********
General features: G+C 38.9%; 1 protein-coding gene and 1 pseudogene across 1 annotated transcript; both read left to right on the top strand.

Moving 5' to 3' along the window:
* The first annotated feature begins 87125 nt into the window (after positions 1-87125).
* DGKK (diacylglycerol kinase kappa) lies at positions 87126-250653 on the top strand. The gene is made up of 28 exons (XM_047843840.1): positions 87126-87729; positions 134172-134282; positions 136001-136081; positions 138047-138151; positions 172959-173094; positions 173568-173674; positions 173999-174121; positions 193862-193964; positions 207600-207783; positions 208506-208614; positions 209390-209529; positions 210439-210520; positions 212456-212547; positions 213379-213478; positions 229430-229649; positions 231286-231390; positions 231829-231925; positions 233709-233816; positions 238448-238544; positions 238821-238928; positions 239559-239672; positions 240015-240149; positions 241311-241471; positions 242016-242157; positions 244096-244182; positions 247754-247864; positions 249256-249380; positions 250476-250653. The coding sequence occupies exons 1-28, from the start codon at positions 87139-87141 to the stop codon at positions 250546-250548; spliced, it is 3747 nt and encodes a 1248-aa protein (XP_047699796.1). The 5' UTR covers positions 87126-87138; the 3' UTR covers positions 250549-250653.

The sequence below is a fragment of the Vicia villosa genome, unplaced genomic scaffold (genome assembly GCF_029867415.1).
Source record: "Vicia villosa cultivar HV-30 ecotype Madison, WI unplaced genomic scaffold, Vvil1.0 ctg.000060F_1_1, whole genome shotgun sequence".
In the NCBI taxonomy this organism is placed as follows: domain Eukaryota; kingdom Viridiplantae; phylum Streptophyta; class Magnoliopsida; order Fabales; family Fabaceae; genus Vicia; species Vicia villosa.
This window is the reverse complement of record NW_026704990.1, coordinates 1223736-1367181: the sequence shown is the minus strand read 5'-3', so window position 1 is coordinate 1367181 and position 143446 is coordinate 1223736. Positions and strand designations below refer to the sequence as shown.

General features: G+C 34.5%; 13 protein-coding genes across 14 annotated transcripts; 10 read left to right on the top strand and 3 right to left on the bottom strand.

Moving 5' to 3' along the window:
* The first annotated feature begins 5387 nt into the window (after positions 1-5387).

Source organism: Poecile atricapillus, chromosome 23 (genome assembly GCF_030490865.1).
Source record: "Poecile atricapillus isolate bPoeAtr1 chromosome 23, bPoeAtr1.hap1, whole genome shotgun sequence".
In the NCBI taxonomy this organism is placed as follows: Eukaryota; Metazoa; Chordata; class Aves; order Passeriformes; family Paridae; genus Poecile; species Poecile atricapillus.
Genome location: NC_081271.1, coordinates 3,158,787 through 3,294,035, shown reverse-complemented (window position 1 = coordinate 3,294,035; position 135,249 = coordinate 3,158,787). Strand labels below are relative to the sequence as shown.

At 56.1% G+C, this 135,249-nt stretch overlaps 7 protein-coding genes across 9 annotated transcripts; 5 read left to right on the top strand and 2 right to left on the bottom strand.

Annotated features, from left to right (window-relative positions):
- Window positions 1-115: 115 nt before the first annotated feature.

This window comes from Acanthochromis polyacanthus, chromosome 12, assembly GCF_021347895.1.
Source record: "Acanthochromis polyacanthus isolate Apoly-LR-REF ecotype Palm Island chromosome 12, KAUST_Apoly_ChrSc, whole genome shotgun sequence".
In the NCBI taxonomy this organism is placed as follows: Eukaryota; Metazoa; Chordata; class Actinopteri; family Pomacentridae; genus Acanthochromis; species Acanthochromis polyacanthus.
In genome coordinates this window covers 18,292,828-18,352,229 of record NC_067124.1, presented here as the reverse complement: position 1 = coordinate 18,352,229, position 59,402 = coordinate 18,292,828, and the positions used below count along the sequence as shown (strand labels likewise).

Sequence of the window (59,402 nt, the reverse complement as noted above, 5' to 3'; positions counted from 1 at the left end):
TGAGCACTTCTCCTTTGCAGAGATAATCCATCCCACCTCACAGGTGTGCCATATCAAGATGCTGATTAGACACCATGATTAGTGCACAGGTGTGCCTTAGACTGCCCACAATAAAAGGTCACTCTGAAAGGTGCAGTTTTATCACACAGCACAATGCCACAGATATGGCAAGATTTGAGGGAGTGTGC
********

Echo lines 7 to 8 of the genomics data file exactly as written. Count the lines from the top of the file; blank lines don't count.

In the NCBI taxonomy this organism is placed as follows: domain Eukaryota; kingdom Viridiplantae; phylum Streptophyta; class Magnoliopsida; order Fabales; family Fabaceae; genus Vicia; species Vicia villosa.
This window is the reverse complement of record NW_026704990.1, coordinates 1223736-1367181: the sequence shown is the minus strand read 5'-3', so window position 1 is coordinate 1367181 and position 143446 is coordinate 1223736. Positions and strand designations below refer to the sequence as shown.